My thinking began to change when the Cultural Revolution began in 1966. I was astonished by the appearance of thousands of “big character posters” at the university, which exposed the corrupt lives and debased mentalities of old revolutionaries whom I had long revered. I began to lose my faith in authority and officialdom, and I no longer believed everything I read. I began to doubt the myths the party had inculcated in me, and it was opposition to official privilege that led me, like most ordinary people, to take part in the Cultural Revolution. It was also during this period that the governor of Hubei Province, Zhang Tixue, said something that shocked me: during the three years of hardship in that province, some 300,000 people had starved to death. Only then did I realise that my family’s tragedy was not unique.

“Reform and opening” in the late 1970s brought considerable relaxation of intellectual strictures and the historical truth began to come out. In the past, the party had taught us that natural calamity had caused famine in limited areas of the country. Now we knew that it was a man-made disaster that had caused tens of millions of people to starve to death. My family tragedy was repeated in some ten million families throughout China.

Agricultural collectivisation had deprived peasants and cadres of the power to decide what would be planted, over how large an area and by what means. The labour and lives of peasants were tightly restricted. And if an error in policy prevented a collective farm from supplying daily necessities, peasants had no other recourse. Communal kitchens were a major reason why so many people starved to death. Home stoves were dismantled and cooking implements, tables and chairs, foodstuffs and firewood were handed over to the communal kitchen. Believing the state would come up with more food when current supplies were exhausted, some communes consumed all their grain by the end of 1958 and were left to wait for government replenishment that never arrived.

Multiple sources indicate around 36 million starvation deaths in China from 1958 to 1962. In some regions, nearly every family experienced at least one death from starvation and some families were completely wiped out. Entire villages were left without a single living inhabitant. It was, as Mao Zedong wrote in one of his poems: “A thousand villages overgrown with weeds, men wasted away;/Ten thousand homes where only ghosts sing.”

The Great Famine makes all of China’s other famines pale in comparison. The most severe famine previously recorded occurred in 1928- 30 and affected 22 provinces. That famine broke all previous records, but still killed only ten million people. The number of people who starved to death between 1958 and 1962 was many times greater than the number who died in any previous disaster in China.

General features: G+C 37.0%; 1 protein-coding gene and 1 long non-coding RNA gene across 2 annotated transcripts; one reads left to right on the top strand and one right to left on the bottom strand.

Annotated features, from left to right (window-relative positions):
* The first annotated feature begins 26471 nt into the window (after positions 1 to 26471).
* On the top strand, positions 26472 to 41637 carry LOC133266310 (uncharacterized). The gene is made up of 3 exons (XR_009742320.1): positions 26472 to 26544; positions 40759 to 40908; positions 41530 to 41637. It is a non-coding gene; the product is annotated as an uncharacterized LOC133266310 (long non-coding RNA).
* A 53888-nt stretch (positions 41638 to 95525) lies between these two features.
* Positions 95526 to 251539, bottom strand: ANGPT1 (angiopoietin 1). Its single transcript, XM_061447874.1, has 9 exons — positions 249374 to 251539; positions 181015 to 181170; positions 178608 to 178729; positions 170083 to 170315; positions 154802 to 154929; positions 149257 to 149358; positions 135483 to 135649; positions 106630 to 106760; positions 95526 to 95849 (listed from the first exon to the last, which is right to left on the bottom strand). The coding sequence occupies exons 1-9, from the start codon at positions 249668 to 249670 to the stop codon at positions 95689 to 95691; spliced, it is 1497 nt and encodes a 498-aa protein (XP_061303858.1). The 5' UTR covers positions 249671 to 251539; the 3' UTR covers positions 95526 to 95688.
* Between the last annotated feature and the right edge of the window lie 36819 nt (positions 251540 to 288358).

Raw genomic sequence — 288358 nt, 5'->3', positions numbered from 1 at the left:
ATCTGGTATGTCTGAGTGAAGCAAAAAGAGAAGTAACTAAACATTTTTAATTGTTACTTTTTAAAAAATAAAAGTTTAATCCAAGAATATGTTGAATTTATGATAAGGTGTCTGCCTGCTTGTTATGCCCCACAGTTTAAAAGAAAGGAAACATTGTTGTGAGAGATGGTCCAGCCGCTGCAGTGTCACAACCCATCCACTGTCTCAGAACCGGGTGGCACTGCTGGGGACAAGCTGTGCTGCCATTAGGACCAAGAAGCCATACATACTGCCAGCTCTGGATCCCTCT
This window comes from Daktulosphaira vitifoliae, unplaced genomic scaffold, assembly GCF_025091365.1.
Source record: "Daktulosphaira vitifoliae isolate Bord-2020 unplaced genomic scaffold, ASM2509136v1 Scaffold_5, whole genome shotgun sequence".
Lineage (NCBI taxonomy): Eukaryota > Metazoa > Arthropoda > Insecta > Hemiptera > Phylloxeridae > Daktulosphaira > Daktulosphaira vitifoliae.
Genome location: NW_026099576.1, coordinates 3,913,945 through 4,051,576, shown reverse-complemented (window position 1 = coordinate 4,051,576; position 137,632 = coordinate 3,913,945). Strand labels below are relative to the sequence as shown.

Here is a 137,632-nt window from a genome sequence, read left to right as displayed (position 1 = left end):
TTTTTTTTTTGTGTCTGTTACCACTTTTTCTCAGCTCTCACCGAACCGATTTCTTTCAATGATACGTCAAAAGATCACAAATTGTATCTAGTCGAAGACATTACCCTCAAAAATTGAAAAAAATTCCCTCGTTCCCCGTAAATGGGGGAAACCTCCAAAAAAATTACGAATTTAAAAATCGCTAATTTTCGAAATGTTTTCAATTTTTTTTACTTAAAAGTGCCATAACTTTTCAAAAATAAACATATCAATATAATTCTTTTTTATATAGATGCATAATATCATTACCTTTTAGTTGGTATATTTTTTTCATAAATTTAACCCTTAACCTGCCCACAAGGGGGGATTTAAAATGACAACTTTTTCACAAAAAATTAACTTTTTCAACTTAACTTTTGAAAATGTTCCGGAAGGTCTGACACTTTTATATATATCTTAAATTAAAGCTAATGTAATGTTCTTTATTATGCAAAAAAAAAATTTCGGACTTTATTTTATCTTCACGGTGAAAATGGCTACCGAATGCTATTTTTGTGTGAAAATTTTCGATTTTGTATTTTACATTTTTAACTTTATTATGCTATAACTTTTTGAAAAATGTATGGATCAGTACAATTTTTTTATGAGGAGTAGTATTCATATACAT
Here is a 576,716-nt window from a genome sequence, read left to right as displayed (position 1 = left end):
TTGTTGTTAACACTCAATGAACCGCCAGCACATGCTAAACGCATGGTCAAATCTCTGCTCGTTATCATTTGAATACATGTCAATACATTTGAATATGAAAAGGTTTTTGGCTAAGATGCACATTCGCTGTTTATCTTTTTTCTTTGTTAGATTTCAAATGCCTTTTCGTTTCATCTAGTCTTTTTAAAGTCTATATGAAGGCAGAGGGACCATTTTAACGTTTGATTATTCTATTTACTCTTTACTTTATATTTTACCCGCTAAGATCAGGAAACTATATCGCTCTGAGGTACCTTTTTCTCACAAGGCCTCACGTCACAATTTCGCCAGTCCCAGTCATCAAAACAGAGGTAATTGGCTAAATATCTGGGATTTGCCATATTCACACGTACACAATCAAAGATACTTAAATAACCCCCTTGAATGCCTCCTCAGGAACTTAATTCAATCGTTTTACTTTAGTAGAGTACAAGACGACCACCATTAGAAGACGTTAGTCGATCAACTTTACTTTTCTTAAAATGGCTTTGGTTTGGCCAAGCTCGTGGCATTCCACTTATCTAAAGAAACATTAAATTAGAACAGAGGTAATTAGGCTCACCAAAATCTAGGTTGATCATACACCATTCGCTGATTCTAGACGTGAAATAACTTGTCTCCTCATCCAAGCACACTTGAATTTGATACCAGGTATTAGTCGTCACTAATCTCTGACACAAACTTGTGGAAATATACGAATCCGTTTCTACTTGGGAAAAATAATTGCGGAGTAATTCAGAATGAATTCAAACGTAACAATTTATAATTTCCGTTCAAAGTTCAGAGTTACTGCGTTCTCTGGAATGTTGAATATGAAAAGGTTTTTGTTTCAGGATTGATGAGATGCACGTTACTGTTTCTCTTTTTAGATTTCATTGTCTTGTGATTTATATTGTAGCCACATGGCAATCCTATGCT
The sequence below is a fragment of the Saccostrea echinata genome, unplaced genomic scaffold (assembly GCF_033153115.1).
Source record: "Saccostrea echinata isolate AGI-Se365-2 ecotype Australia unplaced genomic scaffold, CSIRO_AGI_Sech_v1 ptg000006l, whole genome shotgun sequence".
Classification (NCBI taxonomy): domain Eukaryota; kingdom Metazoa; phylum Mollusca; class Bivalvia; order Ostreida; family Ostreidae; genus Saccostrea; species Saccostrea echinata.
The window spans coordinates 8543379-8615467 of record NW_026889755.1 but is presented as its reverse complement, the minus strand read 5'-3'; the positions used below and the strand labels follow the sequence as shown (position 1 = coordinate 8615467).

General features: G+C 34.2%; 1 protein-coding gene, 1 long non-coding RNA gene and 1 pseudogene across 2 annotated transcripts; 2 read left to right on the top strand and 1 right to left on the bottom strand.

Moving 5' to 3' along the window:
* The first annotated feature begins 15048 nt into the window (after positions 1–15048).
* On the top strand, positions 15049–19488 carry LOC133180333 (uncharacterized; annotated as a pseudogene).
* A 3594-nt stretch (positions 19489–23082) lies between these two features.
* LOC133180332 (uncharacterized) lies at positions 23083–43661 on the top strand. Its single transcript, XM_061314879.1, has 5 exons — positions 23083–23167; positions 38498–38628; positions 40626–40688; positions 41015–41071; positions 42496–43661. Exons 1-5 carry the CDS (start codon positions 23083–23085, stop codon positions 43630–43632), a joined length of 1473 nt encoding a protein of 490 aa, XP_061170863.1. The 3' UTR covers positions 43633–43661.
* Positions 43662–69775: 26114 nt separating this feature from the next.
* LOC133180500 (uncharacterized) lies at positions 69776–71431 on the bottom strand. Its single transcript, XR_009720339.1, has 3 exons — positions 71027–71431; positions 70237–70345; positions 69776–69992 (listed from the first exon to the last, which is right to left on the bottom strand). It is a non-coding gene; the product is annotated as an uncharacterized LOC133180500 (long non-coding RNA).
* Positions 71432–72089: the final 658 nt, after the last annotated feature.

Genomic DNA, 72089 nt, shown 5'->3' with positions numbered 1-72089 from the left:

Yet there were no anguished appeals to heaven, no hemp-robed funerals, no fire crackers and hell money to see the departed to their final destination. Tens of millions departed this world in an atmosphere of mute apathy. Some villages transported corpses by the truckload for burial in common graves. In villages where survivors lacked the strength for proper interment, the limbs of the dead protruded from the ground. In some places, the dead remained along the roadsides where they had dropped in their futile search for food. More than a few were simply left in their homes, where rats gnawed at their noses and eyes.

Refugees who escaped to Hong Kong and family members of Chinese living overseas managed to spread news of the calamity, and based on this information, some western media published reports on the famine. The Chinese government labelled these reports as “vicious attacks” and “slanderous rumours”.

To shape international public opinion, the Chinese government invited “friends of China” to visit and see for themselves, in the hope that they would write reports that “clarified the facts and truth”. The government meticulously planned every step of visitors’ itineraries, including which places they would visit and the people with whom they could come into contact. Foreign guests were kept segregated from ordinary people, and well-fed and well-clothed individuals were sometimes put on display.

Confronted by the severe consequences of the Great Famine, President Liu Shaoqi once said to Mao Zedong: “History will record the role you and I played in the starvation of so many people . . .” In the spring of 1962, Liu noted that “deaths by starvation will be recorded in the history books”. Yet, after more than 40 years, no full account of the Great Famine has been published in mainland China.